Sunday morning Fred Wilson put up the following blog post: A $20,000 Match Offer On ACLU Donations Today. Joanne Wilson put up a similar post titled A $20,000 Match Offer On ACLU Donations Today on her blog.
It came after a flurry of emails that started with one from me at 7:41am.
“Inspired by Chris Sacca, Amy and I are considering doing an ACLU grant with a 100% match”
Joanne, Fred, Amy, and I were all distressed by Trump’s executive order on immigration, which Fred wrote about in Make America Hate Again and I wrote in Unsettled and Disgusted. We had seen the ACLU already jump into action so we collectively decided to do something about it by supporting it.
Fred’s partner Albert Wenger and his wife Susan Danzinger had already started a match for $15,000 so we (Fred, Joanne, me, and Amy) agreed that when they maxed out they’d hand the ball to us to match for another $20,000.
Jet lag then ate my soul and I went to sleep for a few hours. When I woke up, Amy said “we did something good while you were asleep.” I had well over 100 tweets with ACLU receipts, Fred had started a spreadsheet of all the matching gifts, and we had blown through our $20,000 match. By the end of the day, we were over $90,000 of matches with more coming in so we stopped counting and, with our $20,000, were easily over $100,000 to the ACLU in one day, which started with Fred’s blog post.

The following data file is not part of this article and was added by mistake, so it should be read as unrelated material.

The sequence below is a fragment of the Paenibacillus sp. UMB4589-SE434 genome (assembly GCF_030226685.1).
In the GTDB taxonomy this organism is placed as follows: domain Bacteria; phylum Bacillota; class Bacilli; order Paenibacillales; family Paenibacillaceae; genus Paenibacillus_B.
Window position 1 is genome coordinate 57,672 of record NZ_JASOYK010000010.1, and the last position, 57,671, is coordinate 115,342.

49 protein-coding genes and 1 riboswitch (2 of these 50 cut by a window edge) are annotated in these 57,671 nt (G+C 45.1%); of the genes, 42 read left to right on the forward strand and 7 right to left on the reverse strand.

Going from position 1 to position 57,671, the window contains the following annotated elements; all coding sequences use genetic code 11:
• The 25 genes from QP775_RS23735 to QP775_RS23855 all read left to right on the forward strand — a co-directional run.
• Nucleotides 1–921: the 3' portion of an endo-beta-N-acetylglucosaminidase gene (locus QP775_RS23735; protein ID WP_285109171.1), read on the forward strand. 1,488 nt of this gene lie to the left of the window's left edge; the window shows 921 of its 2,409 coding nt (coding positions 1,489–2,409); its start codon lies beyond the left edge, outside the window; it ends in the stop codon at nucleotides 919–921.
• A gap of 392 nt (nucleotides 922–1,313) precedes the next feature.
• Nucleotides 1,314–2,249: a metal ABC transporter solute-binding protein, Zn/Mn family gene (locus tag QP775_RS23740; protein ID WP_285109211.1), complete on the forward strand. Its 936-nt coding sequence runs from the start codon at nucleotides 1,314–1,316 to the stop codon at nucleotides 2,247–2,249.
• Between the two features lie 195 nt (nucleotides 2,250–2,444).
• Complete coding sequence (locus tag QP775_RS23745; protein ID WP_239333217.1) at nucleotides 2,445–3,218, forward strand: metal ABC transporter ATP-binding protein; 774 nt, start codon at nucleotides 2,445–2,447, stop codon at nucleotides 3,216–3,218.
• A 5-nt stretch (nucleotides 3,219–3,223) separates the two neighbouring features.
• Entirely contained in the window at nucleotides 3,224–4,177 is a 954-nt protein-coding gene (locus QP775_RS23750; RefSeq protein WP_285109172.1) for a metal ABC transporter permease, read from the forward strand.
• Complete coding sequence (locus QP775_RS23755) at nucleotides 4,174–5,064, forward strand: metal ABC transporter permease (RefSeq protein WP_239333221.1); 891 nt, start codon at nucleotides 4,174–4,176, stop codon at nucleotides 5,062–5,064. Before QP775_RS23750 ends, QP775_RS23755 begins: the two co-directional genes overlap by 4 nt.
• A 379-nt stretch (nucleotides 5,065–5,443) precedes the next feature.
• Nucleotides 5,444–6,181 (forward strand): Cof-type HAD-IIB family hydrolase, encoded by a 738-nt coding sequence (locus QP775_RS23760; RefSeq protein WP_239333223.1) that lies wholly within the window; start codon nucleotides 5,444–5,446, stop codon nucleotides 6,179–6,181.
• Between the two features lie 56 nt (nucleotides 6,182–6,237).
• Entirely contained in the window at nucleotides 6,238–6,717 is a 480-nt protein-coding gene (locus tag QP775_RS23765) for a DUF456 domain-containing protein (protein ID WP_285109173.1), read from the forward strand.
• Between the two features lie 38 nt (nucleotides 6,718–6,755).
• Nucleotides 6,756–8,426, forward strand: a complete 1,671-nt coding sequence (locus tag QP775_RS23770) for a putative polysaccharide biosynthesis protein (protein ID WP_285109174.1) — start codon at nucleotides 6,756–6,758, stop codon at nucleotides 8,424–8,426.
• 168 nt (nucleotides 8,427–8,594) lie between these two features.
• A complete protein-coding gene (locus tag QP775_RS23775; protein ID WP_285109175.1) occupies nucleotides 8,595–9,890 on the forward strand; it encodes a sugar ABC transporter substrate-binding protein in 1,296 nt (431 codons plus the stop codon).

By the end of the day it had picked up enough speed to become a TechCrunch article: Some tech executives are matching ACLU donations amid immigration ban protests.
We know more executive orders on immigration are expected. Bloomberg is hinting Trump’s Next Move on Immigration to Hit Closer to Home for Tech. Regardless of how this plays out, I’m hopeful that Congress will step up and do their job at this point, rather than just let executive orders slide by, create chaos, and get litigated in court. Remember – Congress makes the laws and the President is supposed to execute the instructions of Congress.
In the mean time, thanks to everyone who contributed to the ACLU match yesterday. We helped the ACLU raise $24 million since Saturday morning. For perspective, the ACLU typically raises a total of $4 million in a year. Amy and I have been long time ACLU supporters and I expect they will have an outsized and important role in our democracy in the next four years.
I arrived home from Australia yesterday. David Cohen and I spent the week there together to learn more about the various startup communities in Australia, to spend some time with the team that is leading Techstars Defence in Adelaide, and to watch an amazing Federer / Wawrinka semi-final.